Sometimes good companies will do a post-mortem of a product launch or innovation project, and they will take a look at the feedback they are getting from customers, find out where the negative feedback is and fix it. Seems like a natural and smart thing to do. It is. But for those companies that want to build a system for innovation, not just a series of projects, they need to take it up a few notches. Companies need to build a system-thinking approach to innovation.
So often organizations get focused on simple measurements of success. Not necessarily because they are good ones that measure the actual success, but because they are easy to measure. The most adaptable organizations are the ones that look at the system behind the outcomes, and measure impactful, and difficult to find, metrics that look at the system as a whole, not just one phase. How can companies build this thinking into an organization’s culture and management process? Here’s an example and how it can apply to any business.
In innovation circles, success is usually measured in home runs. How many new products make it to the store shelves? How many millions of dollars did these new products generate? Sometimes, innovation teams have great stories to share, and sometimes they don’t. Does that mean that the teams that don’t have those successes aren’t doing […]
I recently ran a workshop with a local small business. They were looking for ways to identify significant friction points in their customer journey. At what points did the customer feel extreme frustration and where in the journey did the company deliver on delightful experiences.
Who leads innovation? This is a question that is asked on a regular basis. Who should lead the efforts on innovation, new product development, cultural changes, etc? There are many good choices, and a few bad ones, and none of them require a certain position. But there a few requirements that will help an innovation leader succeed.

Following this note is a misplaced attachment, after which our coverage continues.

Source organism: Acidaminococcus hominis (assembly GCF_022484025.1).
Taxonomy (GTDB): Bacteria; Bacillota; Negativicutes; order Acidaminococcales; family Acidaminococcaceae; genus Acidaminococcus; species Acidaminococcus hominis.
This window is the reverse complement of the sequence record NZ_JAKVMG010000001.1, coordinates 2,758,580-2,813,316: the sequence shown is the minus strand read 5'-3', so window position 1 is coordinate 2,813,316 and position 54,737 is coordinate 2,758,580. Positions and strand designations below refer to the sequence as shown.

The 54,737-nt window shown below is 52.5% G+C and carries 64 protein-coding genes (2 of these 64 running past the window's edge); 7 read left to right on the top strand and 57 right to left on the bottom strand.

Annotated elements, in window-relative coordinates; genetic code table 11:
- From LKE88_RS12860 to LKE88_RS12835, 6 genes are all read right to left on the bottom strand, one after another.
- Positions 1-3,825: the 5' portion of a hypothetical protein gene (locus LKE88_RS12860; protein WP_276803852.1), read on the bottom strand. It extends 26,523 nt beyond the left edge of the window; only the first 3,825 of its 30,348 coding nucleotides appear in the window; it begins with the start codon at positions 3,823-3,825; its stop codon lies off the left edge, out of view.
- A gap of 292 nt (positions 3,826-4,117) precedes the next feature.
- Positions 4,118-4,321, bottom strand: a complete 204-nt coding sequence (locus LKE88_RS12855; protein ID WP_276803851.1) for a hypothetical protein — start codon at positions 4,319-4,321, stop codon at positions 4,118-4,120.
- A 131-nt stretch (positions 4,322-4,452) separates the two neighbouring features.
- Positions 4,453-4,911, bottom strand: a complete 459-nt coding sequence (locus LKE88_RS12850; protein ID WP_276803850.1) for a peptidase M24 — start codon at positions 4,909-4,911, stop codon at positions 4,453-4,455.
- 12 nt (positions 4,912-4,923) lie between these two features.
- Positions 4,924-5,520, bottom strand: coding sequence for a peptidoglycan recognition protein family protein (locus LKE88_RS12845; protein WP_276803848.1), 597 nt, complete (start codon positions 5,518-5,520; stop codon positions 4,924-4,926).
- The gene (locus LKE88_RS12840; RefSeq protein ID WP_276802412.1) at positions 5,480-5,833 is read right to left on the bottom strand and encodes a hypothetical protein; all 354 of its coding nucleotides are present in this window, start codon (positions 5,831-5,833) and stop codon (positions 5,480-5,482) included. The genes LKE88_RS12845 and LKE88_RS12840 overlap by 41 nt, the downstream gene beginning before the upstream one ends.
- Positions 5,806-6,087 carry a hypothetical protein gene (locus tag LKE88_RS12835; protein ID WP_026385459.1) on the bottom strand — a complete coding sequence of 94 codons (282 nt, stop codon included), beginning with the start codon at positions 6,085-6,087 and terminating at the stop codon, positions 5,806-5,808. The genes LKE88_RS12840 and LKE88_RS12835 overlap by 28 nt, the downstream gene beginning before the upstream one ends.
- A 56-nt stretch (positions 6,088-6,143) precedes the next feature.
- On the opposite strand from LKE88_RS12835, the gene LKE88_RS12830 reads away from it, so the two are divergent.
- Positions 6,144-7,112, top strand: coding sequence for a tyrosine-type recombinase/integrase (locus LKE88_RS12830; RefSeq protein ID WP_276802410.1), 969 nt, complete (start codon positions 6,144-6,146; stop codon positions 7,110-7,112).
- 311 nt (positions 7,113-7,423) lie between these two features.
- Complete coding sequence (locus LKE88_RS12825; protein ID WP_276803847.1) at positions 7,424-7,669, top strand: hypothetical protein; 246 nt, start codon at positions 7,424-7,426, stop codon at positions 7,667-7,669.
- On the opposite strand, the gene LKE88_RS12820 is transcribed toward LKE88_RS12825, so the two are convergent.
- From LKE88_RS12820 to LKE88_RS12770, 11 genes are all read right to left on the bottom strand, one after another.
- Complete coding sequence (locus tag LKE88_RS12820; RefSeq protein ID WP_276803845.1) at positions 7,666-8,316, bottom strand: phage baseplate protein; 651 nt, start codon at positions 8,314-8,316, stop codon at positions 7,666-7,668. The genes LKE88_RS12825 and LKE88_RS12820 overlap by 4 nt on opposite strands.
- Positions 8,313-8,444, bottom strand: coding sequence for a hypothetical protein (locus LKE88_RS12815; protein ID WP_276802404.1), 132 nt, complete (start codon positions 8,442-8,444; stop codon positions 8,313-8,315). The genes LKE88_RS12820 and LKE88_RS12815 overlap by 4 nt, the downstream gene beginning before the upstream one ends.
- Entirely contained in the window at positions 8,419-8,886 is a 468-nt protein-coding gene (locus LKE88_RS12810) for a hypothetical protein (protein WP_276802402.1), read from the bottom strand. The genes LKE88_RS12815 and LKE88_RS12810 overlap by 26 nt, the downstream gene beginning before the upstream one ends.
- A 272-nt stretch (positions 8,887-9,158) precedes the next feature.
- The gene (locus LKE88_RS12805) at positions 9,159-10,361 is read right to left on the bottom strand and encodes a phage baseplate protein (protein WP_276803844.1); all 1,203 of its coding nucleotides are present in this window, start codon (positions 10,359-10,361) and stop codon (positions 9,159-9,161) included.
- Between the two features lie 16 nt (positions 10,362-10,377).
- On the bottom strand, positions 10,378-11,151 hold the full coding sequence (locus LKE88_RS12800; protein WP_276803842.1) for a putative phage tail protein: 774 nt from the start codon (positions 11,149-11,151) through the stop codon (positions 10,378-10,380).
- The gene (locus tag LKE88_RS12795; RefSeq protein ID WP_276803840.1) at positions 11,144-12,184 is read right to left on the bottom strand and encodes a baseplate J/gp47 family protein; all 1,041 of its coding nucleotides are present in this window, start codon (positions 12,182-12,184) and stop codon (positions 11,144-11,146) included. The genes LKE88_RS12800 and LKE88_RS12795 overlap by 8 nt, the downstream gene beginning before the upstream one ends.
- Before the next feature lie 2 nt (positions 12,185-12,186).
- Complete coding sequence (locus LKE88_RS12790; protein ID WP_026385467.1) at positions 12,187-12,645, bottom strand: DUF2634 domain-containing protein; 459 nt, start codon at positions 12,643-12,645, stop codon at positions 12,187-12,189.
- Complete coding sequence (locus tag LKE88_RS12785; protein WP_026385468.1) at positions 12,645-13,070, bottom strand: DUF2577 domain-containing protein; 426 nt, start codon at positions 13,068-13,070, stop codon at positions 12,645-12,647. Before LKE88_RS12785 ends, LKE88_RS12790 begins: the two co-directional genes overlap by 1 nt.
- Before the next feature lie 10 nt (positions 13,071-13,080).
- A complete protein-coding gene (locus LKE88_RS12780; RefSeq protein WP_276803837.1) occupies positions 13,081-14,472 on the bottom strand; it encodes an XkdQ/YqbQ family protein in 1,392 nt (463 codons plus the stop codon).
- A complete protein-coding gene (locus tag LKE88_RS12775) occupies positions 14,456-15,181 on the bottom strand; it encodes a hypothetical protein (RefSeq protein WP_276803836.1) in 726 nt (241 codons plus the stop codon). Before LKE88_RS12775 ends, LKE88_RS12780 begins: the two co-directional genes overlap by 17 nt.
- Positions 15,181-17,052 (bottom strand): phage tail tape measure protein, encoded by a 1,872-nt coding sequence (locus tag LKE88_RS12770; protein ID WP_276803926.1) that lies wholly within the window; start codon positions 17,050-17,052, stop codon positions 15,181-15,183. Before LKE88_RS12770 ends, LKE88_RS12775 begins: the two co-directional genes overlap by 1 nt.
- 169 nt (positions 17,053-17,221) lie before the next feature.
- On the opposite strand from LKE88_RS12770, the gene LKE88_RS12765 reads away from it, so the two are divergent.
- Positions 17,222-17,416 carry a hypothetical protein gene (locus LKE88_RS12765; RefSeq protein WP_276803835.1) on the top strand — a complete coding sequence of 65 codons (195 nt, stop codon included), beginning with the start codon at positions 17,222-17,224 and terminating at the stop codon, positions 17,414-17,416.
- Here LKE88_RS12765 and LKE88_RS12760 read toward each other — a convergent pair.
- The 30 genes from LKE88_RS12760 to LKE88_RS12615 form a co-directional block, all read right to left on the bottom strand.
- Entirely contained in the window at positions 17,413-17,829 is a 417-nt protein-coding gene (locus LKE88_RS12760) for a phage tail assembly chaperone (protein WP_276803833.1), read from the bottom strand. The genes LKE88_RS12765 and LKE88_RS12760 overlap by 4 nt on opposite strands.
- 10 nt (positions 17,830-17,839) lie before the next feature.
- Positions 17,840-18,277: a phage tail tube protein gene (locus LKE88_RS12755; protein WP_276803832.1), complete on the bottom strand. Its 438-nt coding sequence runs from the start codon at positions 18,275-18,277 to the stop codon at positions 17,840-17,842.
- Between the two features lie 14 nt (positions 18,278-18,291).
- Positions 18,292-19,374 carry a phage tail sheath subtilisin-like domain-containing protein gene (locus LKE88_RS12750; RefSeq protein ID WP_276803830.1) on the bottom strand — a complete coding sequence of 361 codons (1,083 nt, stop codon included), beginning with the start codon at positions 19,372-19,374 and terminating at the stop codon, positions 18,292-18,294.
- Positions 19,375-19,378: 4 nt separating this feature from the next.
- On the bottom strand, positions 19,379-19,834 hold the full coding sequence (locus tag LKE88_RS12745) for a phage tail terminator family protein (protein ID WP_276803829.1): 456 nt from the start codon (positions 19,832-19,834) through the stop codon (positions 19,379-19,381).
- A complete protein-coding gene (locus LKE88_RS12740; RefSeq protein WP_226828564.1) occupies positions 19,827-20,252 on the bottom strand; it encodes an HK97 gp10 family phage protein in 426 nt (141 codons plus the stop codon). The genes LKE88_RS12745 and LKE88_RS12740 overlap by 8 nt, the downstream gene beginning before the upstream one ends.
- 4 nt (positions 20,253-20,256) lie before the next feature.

The recent Deloitte study focused on innovation pointed out that few Canadian companies were prepared for future disruption. In fact, 35% of Canadian companies self-reported they were totally unprepared for a future disruption, and a further 29% have no plan and are tentative about what to do next. This is significant as almost every industry is going through some level of disruption, and most of these are driven by technology. Others might argue there are other causes, but most of these are rooted in significant technological advances which ultimately drive new consumer behaviours, cost reductions, globalization, etc.
The past five articles talked about how innovation teams can use first hand research and customer feedback to find new opportunities for growth. They use Design Thinking to constantly empathize with the user and find where there are gaps and build better solutions. This seems great and important work, and also a heck of a lot of fun. Great for the innovation team, but what about the teams grinding away in operations, putting out fires, and dealing with customer complaints for products already on the market?
Companies need to come up with ways that hold innovation teams accountable for delivering value to the organization. Sales teams, operations teams and admin teams all have accountabilities that are directly related to business objectives. However, innovation teams aren’t always directly connected to these business objectives. Here are a few issues that can arise when creating accountabilities for innovation teams.
If you’ve gotten this far in the Design Thinking series, then you’ve bought into the concept that being customer centric matters. Great, and welcome to this side of the tracks. It’s a humbling place to be, but it does inspire you to create things customers actually want to buy.